By Griff Witte
Washington Post Foreign Service
Monday, December 31, 2007
KARACHI, Pakistan, Dec. 30 -- Pakistan's largest and most storied political party chose Sunday to continue its dynastic traditions, anointing the 19-year-old son of slain former prime minister Benazir Bhutto to be her ultimate successor but picking her husband to lead for now.
The selections mean that the Pakistan People's Party, which casts itself as the voice of democracy in Pakistan, will stay in family hands for a third generation.
Bilawal Bhutto Zardari, who had largely been shielded from the spotlight by his mother and has not lived in Pakistan since he was a young boy, will lead the party when he finishes his studies at Oxford University.
Speaking briefly but forcefully at a news conference in the Bhutto family's ancestral home, he said he would strive to honor his mother's legacy. "The party's long and historic struggle will continue with renewed vigor," he said. "My mother always said democracy is the best revenge."
Bhutto's husband, Asif Ali Zardari, whose reputation has long been tainted by corruption charges, will run the party for at least the next several years. He said Sunday that the succession strategy reflected the wishes of his wife, who died in a gun-and-bomb attack at a rally Thursday afternoon.
The party's new leaders -- neither of whom had been a major player in Pakistani politics -- take over at an especially turbulent time for the country, with elections on the horizon and President Pervez Musharraf clinging to power amid widespread unrest.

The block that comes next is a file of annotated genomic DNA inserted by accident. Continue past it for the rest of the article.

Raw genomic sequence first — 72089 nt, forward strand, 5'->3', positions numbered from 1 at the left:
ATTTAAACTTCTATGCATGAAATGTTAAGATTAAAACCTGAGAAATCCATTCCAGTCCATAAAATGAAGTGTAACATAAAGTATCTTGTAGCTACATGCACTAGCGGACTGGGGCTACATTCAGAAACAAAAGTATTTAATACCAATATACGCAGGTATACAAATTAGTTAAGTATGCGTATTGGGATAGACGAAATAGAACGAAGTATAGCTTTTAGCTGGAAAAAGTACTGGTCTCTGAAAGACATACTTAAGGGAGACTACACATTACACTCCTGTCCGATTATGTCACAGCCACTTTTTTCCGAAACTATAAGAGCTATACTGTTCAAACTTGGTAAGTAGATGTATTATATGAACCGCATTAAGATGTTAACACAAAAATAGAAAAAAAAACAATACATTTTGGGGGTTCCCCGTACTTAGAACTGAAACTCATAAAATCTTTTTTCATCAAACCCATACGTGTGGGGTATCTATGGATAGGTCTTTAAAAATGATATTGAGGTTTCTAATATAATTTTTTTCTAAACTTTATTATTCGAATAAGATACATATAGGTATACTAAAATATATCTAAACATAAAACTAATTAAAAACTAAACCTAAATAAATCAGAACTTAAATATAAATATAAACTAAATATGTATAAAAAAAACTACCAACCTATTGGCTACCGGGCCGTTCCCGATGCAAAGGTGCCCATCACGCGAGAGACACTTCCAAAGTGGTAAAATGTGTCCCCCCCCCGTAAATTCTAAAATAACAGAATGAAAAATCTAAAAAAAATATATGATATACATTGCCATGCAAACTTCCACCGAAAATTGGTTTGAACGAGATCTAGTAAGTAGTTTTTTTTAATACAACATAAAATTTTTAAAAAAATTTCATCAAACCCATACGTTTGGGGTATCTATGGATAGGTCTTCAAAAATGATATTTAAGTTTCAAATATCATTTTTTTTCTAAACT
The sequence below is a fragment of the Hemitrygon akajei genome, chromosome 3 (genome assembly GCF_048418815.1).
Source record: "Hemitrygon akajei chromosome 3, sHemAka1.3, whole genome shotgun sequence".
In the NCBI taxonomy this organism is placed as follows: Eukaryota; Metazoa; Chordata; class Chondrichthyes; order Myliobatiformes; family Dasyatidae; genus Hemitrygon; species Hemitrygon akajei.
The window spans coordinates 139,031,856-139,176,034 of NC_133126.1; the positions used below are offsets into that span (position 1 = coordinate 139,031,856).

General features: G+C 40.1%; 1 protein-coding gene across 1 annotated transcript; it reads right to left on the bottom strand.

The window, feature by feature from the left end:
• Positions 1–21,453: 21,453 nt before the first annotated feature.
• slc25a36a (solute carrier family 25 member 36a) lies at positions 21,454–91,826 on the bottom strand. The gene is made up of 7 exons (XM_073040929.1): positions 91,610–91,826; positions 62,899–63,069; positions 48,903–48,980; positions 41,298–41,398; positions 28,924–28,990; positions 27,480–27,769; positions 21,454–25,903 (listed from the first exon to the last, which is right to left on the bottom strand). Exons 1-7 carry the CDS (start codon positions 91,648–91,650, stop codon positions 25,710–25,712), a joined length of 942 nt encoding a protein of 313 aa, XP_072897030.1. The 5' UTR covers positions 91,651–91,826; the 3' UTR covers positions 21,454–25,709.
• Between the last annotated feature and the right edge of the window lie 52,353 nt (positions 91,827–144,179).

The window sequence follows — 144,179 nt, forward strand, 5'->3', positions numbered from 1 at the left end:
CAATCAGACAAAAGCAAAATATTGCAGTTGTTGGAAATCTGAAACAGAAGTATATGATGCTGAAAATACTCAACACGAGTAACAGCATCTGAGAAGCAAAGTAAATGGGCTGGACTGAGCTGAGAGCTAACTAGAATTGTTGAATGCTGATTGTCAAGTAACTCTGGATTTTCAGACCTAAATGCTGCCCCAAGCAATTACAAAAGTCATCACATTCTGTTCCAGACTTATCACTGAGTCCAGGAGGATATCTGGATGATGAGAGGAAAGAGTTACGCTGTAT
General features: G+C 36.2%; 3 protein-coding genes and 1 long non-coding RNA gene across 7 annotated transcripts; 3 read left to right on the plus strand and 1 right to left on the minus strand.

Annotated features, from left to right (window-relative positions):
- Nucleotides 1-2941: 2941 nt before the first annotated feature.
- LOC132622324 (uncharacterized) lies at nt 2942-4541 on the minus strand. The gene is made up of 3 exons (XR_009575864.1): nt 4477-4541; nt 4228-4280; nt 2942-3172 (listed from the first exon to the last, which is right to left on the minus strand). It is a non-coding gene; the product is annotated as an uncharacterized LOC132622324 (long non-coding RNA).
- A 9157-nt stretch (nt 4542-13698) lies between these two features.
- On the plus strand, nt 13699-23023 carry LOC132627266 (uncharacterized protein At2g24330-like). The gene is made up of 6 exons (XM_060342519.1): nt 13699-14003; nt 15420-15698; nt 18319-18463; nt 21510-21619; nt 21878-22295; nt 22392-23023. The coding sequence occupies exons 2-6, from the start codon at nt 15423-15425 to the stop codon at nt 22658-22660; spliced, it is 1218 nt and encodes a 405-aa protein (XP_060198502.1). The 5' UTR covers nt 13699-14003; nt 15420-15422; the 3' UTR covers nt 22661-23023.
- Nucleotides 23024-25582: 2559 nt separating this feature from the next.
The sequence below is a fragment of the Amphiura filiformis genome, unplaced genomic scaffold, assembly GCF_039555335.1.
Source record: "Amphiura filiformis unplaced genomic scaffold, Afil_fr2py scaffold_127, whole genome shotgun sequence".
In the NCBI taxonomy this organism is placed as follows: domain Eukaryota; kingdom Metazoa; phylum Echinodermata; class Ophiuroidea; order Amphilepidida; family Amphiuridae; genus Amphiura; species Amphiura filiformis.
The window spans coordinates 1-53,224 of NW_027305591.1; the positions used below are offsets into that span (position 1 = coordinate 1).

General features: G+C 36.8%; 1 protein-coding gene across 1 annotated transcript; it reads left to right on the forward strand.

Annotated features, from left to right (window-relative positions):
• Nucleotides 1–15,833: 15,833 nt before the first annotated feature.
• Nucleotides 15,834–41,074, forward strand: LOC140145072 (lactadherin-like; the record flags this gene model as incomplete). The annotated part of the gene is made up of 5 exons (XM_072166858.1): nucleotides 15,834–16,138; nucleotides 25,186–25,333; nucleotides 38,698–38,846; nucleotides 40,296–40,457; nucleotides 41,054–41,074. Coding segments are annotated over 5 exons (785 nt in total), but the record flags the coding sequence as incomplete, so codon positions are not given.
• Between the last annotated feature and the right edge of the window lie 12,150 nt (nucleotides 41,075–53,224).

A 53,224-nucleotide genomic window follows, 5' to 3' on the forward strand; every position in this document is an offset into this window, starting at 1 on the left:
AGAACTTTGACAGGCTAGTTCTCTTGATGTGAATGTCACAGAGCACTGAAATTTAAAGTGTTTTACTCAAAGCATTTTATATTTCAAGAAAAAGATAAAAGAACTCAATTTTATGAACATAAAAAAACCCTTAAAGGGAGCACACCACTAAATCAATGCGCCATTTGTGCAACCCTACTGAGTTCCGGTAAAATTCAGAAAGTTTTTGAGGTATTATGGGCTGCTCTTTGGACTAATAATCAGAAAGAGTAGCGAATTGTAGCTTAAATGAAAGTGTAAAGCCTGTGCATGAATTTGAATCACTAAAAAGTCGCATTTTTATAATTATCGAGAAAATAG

Asif Zardari quickly announced that the party will compete in the parliamentary vote scheduled for Jan. 8. Another opposition party, led by former prime minister Nawaz Sharif, indicated it will do the same.
But Musharraf allies strongly hinted that the election would be postponed, possibly for months. "Delaying the election is very much in the cards," said Tariq Azim Khan, information secretary for the major pro-Musharraf party. "If you ask me personally if I would go ahead, I would say it would be unfair to go out and campaign in these sad times."
Although the Bush administration pressed Pakistani leaders last week to keep to the election schedule, the State Department said Sunday that it had no objections to a slight postponement.
"If the people on the ground think this is not the time for an election, that is fine," said spokesman Robert McInturff. "But we would want to see an alternative date. We do not want to see an indefinite delay."
Bhutto's killing Thursday was followed by unrest across the country, as rioting broke out in major cities as well as small villages. The atmosphere remained tense Sunday, with army deployments in several key areas, but the violence eased. Still, Bhutto's legions of supporters continued to blame Musharraf for her death.
Zardari called Sunday for the United Nations to lead an international inquiry into his wife's killing, while conceding that he had declined to give Pakistani officials permission to conduct an autopsy. "Their forensic reports are useless," he said angrily, calling the suggestion of an autopsy "an insult to my wife, to the sister of the nation, to the mother of the nation."
The Bhuttos are often compared to the Kennedys because of their tendency toward charismatic leaders who meet tragic ends. Benazir Bhutto's father, Zulfiqar Ali Bhutto, himself a former prime minister, was hanged in 1979 by the military dictator who overthrew him. Her two brothers died in mysterious and violent circumstances.